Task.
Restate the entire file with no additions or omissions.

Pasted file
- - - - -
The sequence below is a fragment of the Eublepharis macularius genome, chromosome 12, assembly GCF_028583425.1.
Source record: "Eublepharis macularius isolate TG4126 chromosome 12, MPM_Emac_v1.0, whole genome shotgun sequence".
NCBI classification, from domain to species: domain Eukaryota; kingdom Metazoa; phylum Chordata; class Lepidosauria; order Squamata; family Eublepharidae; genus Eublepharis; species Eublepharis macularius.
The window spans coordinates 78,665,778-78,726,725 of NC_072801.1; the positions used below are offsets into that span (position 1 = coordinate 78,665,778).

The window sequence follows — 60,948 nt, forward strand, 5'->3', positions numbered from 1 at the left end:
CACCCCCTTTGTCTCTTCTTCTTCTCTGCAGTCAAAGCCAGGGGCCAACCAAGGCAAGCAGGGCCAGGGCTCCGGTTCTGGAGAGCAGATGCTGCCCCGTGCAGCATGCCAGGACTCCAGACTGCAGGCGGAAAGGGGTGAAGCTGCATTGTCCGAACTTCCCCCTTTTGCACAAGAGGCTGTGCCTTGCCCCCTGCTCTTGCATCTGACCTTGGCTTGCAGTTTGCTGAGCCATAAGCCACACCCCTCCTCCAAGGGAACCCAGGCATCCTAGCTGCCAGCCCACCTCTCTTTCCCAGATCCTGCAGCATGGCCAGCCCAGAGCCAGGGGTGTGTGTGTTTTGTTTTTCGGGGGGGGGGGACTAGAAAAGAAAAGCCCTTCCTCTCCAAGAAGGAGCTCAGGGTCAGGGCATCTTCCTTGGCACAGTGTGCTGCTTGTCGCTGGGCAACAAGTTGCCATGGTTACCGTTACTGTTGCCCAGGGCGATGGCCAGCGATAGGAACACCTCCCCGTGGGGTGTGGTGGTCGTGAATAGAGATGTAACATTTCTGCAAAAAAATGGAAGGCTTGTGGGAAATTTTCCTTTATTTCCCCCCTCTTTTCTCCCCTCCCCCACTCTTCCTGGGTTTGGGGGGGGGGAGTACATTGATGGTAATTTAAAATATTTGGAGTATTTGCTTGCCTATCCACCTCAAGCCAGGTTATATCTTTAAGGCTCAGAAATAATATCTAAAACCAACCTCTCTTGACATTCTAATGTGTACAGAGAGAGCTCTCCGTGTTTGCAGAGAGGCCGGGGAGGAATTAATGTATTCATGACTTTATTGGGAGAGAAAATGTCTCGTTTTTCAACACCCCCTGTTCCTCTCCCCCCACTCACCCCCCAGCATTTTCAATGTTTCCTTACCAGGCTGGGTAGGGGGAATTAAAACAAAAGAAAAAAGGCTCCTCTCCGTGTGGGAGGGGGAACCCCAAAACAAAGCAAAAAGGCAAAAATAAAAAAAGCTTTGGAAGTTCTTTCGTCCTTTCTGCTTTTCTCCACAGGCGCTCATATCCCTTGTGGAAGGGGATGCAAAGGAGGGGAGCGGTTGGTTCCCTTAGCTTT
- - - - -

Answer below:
The sequence below is a fragment of the Eublepharis macularius genome, chromosome 12, assembly GCF_028583425.1.
Source record: "Eublepharis macularius isolate TG4126 chromosome 12, MPM_Emac_v1.0, whole genome shotgun sequence".
NCBI classification, from domain to species: domain Eukaryota; kingdom Metazoa; phylum Chordata; class Lepidosauria; order Squamata; family Eublepharidae; genus Eublepharis; species Eublepharis macularius.
The window spans coordinates 78,665,778-78,726,725 of NC_072801.1; the positions used below are offsets into that span (position 1 = coordinate 78,665,778).

The window sequence follows — 60,948 nt, forward strand, 5'->3', positions numbered from 1 at the left end:
CACCCCCTTTGTCTCTTCTTCTTCTCTGCAGTCAAAGCCAGGGGCCAACCAAGGCAAGCAGGGCCAGGGCTCCGGTTCTGGAGAGCAGATGCTGCCCCGTGCAGCATGCCAGGACTCCAGACTGCAGGCGGAAAGGGGTGAAGCTGCATTGTCCGAACTTCCCCCTTTTGCACAAGAGGCTGTGCCTTGCCCCCTGCTCTTGCATCTGACCTTGGCTTGCAGTTTGCTGAGCCATAAGCCACACCCCTCCTCCAAGGGAACCCAGGCATCCTAGCTGCCAGCCCACCTCTCTTTCCCAGATCCTGCAGCATGGCCAGCCCAGAGCCAGGGGTGTGTGTGTTTTGTTTTTCGGGGGGGGGGGACTAGAAAAGAAAAGCCCTTCCTCTCCAAGAAGGAGCTCAGGGTCAGGGCATCTTCCTTGGCACAGTGTGCTGCTTGTCGCTGGGCAACAAGTTGCCATGGTTACCGTTACTGTTGCCCAGGGCGATGGCCAGCGATAGGAACACCTCCCCGTGGGGTGTGGTGGTCGTGAATAGAGATGTAACATTTCTGCAAAAAAATGGAAGGCTTGTGGGAAATTTTCCTTTATTTCCCCCCTCTTTTCTCCCCTCCCCCACTCTTCCTGGGTTTGGGGGGGGGGAGTACATTGATGGTAATTTAAAATATTTGGAGTATTTGCTTGCCTATCCACCTCAAGCCAGGTTATATCTTTAAGGCTCAGAAATAATATCTAAAACCAACCTCTCTTGACATTCTAATGTGTACAGAGAGAGCTCTCCGTGTTTGCAGAGAGGCCGGGGAGGAATTAATGTATTCATGACTTTATTGGGAGAGAAAATGTCTCGTTTTTCAACACCCCCTGTTCCTCTCCCCCCACTCACCCCCCAGCATTTTCAATGTTTCCTTACCAGGCTGGGTAGGGGGAATTAAAACAAAAGAAAAAAGGCTCCTCTCCGTGTGGGAGGGGGAACCCCAAAACAAAGCAAAAAGGCAAAAATAAAAAAAGCTTTGGAAGTTCTTTCGTCCTTTCTGCTTTTCTCCACAGGCGCTCATATCCCTTGTGGAAGGGGATGCAAAGGAGGGGAGCGGTTGGTTCCCTTAGCTTT